Abstract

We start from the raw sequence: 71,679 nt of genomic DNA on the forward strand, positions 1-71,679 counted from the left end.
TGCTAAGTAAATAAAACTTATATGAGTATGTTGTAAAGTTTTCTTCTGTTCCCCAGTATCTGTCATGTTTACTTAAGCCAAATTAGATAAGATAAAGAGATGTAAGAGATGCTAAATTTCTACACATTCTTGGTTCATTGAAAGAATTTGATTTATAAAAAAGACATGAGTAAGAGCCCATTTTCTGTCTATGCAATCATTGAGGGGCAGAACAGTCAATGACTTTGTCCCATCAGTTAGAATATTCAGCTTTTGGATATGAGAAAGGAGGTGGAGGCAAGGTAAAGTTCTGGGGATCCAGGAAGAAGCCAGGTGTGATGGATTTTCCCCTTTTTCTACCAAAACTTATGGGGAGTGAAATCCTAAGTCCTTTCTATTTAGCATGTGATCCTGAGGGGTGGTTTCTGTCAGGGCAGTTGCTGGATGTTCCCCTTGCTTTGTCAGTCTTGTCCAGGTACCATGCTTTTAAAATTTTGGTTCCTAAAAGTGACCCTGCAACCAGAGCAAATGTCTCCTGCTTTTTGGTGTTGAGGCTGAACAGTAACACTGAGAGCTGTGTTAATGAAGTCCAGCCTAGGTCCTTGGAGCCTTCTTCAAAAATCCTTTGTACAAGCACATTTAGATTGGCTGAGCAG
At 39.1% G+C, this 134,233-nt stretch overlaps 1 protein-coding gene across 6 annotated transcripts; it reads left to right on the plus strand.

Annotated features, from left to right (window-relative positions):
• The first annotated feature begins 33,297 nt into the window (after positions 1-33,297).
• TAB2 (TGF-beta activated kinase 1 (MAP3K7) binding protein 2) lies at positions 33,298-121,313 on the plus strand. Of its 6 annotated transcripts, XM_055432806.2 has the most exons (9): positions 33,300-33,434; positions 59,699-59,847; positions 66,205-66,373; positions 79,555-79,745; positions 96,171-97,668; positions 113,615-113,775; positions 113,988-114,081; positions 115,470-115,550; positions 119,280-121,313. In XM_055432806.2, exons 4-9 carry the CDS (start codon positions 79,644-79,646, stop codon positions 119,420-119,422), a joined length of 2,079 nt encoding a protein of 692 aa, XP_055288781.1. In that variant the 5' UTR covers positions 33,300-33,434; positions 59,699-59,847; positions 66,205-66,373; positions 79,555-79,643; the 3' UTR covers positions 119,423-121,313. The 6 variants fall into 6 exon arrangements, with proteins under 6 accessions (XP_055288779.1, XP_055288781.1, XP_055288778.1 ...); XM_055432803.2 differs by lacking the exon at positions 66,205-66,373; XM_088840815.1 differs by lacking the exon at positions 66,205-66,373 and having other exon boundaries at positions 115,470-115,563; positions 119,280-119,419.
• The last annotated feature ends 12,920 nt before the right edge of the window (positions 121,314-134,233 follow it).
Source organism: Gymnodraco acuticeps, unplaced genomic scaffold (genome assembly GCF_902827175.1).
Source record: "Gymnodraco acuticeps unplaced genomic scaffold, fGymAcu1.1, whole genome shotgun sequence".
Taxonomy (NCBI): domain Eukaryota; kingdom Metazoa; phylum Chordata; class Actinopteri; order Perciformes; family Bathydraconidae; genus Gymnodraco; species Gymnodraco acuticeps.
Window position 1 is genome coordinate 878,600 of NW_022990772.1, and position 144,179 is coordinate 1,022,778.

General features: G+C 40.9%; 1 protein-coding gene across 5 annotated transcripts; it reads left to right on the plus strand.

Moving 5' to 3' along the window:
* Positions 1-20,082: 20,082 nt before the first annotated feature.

Physicians are a major referral source for neuropsychologists, but little is known about the aspects of neuropsychological evaluation that physicians do and do not find useful. In this study, 5000 members of the American Medical Association were surveyed about their use of, and satisfaction with, neuropsychological evaluation, and reasons for not referring patients for evaluation. A total of 517 usable surveys (10.8% response rate) were returned. Results indicated that respondents referred patients most often for diagnostic purposes, and they were generally satisfied with neuropsychological services. Lack of familiarity with neuropsychology and geographic proximity to a neuropsychologist were cited as the main barriers to referral. Primary care physicians were most likely to have never referred a patient for evaluation. The results are discussed in terms of the need for future educational efforts to increase physicians' awareness of the field of neuropsychology and provide physicians with access to clinical neuropsychologists.